Proof of fare? Who cares.
An argument Wired is making in a piece using Muni data as evidence says that ignoring fare evaders on public transit is a virtue. Frankly, it's a virtue that Muni upholds most of the time, but the perhaps provocative conclusion the magazine's piece draws is that allowing scofflaws to just board and get on with it has fewer drawbacks than you, or even Muni, might expect.
Muni was one "of the most the recent to fling open the fare gates and make the switch to all-door boarding," they write, which allows for much faster transit overall, even though it means it's harder to ensure everyone has paid their fare. That change to all-door boarding was made in '90s for Muni lightrail and not until this decade for Muni buses with the advent of back door Clipper card readers.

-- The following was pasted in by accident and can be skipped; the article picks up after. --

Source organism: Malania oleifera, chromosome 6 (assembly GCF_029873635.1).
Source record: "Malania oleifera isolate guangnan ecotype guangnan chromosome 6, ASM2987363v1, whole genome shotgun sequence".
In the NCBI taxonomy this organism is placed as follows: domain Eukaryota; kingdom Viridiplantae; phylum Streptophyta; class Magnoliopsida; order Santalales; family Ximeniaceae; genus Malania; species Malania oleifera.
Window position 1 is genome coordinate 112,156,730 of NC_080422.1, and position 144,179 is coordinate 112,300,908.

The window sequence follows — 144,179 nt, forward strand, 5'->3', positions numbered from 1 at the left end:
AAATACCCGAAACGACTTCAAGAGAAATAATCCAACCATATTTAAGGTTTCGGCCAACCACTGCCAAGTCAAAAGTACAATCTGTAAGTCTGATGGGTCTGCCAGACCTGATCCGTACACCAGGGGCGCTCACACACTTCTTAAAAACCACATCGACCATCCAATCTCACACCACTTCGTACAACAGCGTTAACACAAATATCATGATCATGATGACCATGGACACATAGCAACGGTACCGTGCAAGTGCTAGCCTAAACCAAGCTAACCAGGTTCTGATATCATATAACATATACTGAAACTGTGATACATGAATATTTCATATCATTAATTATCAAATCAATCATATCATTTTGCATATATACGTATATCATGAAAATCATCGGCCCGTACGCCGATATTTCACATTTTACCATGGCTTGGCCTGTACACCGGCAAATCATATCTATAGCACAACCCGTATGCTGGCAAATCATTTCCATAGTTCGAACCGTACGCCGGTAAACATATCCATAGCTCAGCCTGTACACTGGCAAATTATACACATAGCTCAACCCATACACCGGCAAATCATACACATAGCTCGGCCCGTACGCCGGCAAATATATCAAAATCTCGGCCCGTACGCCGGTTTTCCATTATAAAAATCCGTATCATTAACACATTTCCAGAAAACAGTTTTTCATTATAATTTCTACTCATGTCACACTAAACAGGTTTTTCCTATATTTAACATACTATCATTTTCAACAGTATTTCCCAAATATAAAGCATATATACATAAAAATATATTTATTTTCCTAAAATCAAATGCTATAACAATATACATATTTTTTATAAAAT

In tourist-heavy areas, the system’s bus and streetcar dwell times per stop dropped 13 percent. Before, each person getting on or off needed 6.8 seconds. Now, they take 3. 5 seconds. Multiply those moments of savings by every rider boarding and alighting at every stop on every bus line, and you’ve got hundreds of hours of extra time per year. All from opening up the back doors.
That's in keeping with the city of Oslo's experience, Wired claims, their other chief example. That system cut its fare evasion rates in half by making it easier for rider to pay fares on their phones.
But for all of this to work, it seems, not everyone can simply abandon paying their share. “Essentially what we were trying to do is keep the honest folks honest,” Muni's Julie Kirschbaum said. That sure isn't everyone, but fare evasion did reportedly drop from about 10 percent in 2008 to 7.9 percent in 2014, an overall loss in fare revenue that declined from $19.2 million to $17.1 million. As that tracks with the opening of Muni's back door, it bolsters the argument. It's all well and good, but try making these points to a fare checker..